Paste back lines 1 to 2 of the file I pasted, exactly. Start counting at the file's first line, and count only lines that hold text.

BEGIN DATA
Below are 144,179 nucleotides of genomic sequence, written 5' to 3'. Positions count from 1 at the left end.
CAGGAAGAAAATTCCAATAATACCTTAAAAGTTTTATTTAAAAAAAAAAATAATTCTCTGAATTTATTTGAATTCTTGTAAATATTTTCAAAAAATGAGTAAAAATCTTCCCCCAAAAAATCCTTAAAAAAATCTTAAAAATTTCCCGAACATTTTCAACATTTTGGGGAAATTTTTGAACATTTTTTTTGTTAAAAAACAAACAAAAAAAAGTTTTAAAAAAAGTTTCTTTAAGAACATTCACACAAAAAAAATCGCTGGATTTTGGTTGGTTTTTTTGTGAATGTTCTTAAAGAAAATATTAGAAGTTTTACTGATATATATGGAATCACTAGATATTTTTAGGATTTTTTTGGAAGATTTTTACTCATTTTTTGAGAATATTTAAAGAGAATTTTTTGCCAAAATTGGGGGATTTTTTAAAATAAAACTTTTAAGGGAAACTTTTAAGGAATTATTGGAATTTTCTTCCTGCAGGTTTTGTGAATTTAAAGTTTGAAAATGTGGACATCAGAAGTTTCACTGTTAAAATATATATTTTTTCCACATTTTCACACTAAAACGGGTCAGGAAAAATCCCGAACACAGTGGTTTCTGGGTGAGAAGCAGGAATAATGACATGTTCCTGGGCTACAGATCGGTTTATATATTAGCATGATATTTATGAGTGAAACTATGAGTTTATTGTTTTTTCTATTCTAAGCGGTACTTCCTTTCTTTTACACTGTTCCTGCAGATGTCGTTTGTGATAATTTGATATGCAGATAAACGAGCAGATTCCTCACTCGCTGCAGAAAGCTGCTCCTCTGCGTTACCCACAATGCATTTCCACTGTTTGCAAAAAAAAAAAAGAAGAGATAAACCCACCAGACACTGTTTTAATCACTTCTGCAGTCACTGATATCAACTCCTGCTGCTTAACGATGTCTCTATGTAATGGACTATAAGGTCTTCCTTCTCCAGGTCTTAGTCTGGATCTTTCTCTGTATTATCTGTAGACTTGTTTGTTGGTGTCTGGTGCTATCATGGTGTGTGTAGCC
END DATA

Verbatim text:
Below are 144,179 nucleotides of genomic sequence, written 5' to 3'. Positions count from 1 at the left end.
CAGGAAGAAAATTCCAATAATACCTTAAAAGTTTTATTTAAAAAAAAAAATAATTCTCTGAATTTATTTGAATTCTTGTAAATATTTTCAAAAAATGAGTAAAAATCTTCCCCCAAAAAATCCTTAAAAAAATCTTAAAAATTTCCCGAACATTTTCAACATTTTGGGGAAATTTTTGAACATTTTTTTTGTTAAAAAACAAACAAAAAAAAGTTTTAAAAAAAGTTTCTTTAAGAACATTCACACAAAAAAAATCGCTGGATTTTGGTTGGTTTTTTTGTGAATGTTCTTAAAGAAAATATTAGAAGTTTTACTGATATATATGGAATCACTAGATATTTTTAGGATTTTTTTGGAAGATTTTTACTCATTTTTTGAGAATATTTAAAGAGAATTTTTTGCCAAAATTGGGGGATTTTTTAAAATAAAACTTTTAAGGGAAACTTTTAAGGAATTATTGGAATTTTCTTCCTGCAGGTTTTGTGAATTTAAAGTTTGAAAATGTGGACATCAGAAGTTTCACTGTTAAAATATATATTTTTTCCACATTTTCACACTAAAACGGGTCAGGAAAAATCCCGAACACAGTGGTTTCTGGGTGAGAAGCAGGAATAATGACATGTTCCTGGGCTACAGATCGGTTTATATATTAGCATGATATTTATGAGTGAAACTATGAGTTTATTGTTTTTTCTATTCTAAGCGGTACTTCCTTTCTTTTACACTGTTCCTGCAGATGTCGTTTGTGATAATTTGATATGCAGATAAACGAGCAGATTCCTCACTCGCTGCAGAAAGCTGCTCCTCTGCGTTACCCACAATGCATTTCCACTGTTTGCAAAAAAAAAAAAGAAGAGATAAACCCACCAGACACTGTTTTAATCACTTCTGCAGTCACTGATATCAACTCCTGCTGCTTAACGATGTCTCTATGTAATGGACTATAAGGTCTTCCTTCTCCAGGTCTTAGTCTGGATCTTTCTCTGTATTATCTGTAGACTTGTTTGTTGGTGTCTGGTGCTATCATGGTGTGTGTAGCC